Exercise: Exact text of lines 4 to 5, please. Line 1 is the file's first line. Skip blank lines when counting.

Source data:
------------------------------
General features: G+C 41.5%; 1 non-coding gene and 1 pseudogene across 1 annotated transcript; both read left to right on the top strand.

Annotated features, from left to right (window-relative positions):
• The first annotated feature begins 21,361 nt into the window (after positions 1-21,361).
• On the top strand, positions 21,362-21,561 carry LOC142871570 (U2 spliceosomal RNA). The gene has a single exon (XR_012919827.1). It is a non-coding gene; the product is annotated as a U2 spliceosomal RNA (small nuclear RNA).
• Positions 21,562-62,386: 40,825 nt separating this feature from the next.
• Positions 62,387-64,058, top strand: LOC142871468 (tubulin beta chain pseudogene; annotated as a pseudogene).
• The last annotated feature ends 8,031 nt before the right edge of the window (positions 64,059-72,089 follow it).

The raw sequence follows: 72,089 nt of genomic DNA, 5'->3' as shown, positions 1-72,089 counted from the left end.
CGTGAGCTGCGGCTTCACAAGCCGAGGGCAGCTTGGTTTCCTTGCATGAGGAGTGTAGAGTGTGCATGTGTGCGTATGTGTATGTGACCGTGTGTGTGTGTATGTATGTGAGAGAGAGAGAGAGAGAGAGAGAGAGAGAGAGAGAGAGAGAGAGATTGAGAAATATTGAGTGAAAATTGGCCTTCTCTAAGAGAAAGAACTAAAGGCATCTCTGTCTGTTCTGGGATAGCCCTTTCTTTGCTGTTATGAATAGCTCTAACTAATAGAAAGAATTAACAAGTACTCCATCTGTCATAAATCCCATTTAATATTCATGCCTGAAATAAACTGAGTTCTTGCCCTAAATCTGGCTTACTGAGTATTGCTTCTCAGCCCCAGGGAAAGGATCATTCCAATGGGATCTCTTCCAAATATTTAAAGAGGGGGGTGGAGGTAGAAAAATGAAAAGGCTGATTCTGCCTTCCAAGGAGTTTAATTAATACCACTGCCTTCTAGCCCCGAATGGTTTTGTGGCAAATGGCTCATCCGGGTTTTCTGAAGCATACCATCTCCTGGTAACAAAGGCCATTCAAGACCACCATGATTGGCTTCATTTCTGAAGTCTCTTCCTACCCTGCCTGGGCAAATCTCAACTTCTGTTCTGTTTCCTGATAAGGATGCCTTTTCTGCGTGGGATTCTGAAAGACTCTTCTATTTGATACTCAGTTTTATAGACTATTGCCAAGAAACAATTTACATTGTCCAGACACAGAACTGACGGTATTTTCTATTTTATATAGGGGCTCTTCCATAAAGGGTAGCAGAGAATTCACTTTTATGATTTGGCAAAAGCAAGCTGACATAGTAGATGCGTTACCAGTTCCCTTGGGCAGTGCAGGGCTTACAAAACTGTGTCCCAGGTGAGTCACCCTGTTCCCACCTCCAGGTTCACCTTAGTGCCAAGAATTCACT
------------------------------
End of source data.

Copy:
• On the top strand, positions 21,362-21,561 carry LOC142871570 (U2 spliceosomal RNA). The gene has a single exon (XR_012919827.1). It is a non-coding gene; the product is annotated as a U2 spliceosomal RNA (small nuclear RNA).
• Positions 21,562-62,386: 40,825 nt separating this feature from the next.